WORLD Living-with-Covid policies denounced


Living-with-Covid policies denounced

China Daily

09:58, May 05, 2022

People walk along the River Thames during sunny weather in central London, April 16, 2022. [Photo/Agencies]

Vulnerable people feel endangered as the nation goes back to normal

Many United Kingdom residents with damaged immune systems have attacked the government's policy of effectively ignoring the ongoing novel coronavirus pandemic.

The 'living with COVID' strategy is now fully in place, with almost all restrictions and most monitoring having been swept aside.

But, with the UK recording another 234 COVID-19 deaths on Monday and with the Office for National Statistics reporting one person in 25 had COVID-19 during the week ending April 23, many immunosuppressed people, who respond less well to vaccines, have been filled with fear at the prospect of returning to crowded buses, trains, and offices.

Helen Simmonds, who takes immunosuppressant medication because of multiple sclerosis and who has had five COVID-19 inoculations, told the Financial Times: "I feel like I'm trapped in March 2020 and everyone has moved on."

She said she does not expect others to "go around in hazmat suits "just to protect her, but insisted "there's more this government can do".

"There's just no political gain in caring about the immunocompromised," she said.

Simmonds is one of around 500,000 people in the UK with conditions that leave their immune systems severely damaged.

During the early days of the pandemic, they were ordered to strictly self-isolate, but many can no longer do so because of the government's encouragement of a return to the workplace.

Alex Richter, a professor of immunology at the University of Birmingham, told the Financial Times the UK's 'living with COVID' strategy is akin to "a game of Russian roulette "for vulnerable people.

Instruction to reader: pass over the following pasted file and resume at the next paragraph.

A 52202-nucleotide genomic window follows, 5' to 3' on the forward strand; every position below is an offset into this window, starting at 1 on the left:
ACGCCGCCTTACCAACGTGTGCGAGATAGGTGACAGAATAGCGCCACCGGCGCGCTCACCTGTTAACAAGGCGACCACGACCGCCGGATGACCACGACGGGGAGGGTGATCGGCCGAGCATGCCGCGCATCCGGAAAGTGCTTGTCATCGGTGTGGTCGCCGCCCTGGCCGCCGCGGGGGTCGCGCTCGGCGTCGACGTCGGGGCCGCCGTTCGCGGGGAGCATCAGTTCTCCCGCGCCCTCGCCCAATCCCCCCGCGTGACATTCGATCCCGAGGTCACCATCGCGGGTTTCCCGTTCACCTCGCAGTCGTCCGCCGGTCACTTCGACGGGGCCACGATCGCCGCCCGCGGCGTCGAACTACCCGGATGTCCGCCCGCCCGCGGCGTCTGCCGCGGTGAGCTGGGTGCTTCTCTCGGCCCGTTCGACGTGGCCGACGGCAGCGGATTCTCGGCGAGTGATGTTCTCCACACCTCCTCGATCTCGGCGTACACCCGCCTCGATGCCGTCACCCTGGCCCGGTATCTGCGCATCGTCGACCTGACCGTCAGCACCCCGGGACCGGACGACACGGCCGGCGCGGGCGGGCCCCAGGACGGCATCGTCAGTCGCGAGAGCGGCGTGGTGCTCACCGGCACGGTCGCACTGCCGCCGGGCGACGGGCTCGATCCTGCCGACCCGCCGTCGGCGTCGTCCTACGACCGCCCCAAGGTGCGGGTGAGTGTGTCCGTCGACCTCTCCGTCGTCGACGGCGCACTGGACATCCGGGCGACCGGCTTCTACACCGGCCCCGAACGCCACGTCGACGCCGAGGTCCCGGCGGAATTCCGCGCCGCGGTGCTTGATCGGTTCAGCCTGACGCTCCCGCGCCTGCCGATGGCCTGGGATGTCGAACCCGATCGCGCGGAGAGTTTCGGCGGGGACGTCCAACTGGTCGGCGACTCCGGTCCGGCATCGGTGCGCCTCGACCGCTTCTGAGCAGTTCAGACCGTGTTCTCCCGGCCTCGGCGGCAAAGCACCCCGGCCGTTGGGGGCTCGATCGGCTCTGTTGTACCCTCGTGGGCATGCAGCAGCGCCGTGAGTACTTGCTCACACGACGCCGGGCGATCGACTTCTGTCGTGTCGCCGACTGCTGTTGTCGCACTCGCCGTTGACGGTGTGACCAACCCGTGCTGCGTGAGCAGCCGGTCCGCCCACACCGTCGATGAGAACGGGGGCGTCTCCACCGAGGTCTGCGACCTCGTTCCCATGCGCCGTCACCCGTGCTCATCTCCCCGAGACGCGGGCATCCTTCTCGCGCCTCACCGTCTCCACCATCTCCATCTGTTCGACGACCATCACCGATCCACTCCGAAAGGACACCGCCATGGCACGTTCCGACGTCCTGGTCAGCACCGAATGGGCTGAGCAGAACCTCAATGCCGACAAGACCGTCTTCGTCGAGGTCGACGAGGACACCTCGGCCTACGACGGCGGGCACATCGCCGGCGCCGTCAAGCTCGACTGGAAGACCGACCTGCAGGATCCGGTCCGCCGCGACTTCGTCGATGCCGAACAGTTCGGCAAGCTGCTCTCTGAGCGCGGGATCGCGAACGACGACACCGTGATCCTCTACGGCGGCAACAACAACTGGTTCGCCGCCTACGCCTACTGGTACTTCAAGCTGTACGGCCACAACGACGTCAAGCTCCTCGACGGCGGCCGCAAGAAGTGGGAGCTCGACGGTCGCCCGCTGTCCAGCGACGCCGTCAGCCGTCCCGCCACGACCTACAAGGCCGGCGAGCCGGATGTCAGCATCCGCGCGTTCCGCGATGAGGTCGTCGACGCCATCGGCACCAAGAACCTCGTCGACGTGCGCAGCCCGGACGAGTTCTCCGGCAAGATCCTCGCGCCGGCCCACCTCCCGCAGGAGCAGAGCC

She said: "The government has decided that there's one strategy and one strategy alone: vaccination. Anyone who vaccines don't work on has been hung out to dry."

Now the government has ended free and easy access to antibody testing, people who are immunosuppressed can no longer check to see they still have the antibodies that would protect them.

And with the strategy no longer requiring mass-testing, mask-wearing, or people who test positive but do not have symptoms to self-isolate, immunosuppressed people are feeling forgotten.

And experts say a new variant of COVID-19 - Omicron XE - could leave people even more exposed, because it is infectious for longer.

Professor Denis Kinane, leading immunologist and founding scientist at Cignpost Diagnostics, told The Mirror newspaper: "Since testing levels have decreased due to the government's lifting of regulations … we are testing much less now and not sequencing the virus to any great extent … This is naturally leading us to question whether current regulations are able to combat the spread of a variant which appears to be transmissible for longer periods of time."

He said the 'living with COVID' strategy will "leave many vulnerable groups extremely vulnerable to COVID-19, including the immunocompromised, as people in their social circle will not be tested and may be asymptomatic carriers."

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